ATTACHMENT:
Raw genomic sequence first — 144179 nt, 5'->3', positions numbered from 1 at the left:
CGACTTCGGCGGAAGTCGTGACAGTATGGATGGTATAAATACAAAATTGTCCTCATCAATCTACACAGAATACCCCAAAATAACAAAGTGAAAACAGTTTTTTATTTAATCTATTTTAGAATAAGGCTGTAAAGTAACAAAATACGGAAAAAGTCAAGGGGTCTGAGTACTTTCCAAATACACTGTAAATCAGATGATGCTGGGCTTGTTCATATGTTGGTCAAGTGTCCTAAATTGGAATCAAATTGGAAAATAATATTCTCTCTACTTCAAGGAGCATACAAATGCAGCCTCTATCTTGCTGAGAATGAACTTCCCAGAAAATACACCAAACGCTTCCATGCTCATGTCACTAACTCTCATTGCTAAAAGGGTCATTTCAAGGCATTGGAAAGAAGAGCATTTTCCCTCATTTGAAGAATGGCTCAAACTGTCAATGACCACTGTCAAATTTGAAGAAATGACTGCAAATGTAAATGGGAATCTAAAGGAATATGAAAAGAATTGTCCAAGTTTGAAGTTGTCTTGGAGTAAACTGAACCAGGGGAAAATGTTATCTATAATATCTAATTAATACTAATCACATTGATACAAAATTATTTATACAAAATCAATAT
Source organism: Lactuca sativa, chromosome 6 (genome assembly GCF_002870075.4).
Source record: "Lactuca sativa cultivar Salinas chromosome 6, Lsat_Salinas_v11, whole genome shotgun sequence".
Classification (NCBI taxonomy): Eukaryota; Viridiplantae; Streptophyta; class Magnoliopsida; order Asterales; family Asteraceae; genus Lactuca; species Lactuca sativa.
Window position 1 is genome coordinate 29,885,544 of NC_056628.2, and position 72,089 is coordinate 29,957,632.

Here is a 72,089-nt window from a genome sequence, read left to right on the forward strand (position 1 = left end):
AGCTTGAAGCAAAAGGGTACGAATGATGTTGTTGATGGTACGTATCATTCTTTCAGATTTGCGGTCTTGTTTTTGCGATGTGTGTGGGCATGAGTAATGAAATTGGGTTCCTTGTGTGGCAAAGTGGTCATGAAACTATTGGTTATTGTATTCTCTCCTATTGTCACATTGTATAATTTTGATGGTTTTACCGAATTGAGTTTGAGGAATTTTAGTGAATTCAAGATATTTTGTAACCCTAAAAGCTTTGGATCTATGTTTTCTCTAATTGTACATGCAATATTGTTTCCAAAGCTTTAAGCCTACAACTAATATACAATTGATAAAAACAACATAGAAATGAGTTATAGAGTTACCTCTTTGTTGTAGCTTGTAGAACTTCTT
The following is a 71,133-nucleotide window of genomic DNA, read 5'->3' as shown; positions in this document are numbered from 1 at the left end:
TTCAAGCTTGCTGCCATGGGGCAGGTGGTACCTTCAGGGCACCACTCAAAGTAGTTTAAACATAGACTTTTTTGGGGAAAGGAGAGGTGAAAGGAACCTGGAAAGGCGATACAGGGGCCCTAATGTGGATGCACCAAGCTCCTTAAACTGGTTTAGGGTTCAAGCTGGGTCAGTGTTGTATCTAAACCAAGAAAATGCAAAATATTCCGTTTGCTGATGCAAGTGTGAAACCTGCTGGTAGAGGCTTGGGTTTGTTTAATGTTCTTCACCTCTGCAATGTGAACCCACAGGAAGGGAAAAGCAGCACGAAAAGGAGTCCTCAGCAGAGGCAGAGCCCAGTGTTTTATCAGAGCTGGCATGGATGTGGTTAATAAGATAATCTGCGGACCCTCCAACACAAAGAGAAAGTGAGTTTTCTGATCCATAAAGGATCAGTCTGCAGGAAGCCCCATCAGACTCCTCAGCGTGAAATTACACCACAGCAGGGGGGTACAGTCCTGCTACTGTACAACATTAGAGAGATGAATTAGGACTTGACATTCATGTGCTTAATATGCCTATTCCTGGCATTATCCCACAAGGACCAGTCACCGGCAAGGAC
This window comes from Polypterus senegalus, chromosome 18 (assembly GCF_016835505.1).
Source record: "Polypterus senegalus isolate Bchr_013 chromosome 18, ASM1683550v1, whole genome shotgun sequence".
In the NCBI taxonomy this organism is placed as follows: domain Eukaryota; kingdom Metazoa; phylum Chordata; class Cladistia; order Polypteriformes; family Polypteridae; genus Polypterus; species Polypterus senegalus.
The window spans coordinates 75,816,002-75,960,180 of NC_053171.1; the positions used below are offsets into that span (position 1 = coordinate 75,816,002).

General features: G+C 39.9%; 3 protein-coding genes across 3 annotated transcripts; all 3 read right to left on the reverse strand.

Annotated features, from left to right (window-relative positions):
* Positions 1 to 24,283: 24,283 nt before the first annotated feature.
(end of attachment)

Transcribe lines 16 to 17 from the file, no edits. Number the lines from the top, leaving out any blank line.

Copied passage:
Annotated features, from left to right (window-relative positions):
* Positions 1 to 24,283: 24,283 nt before the first annotated feature.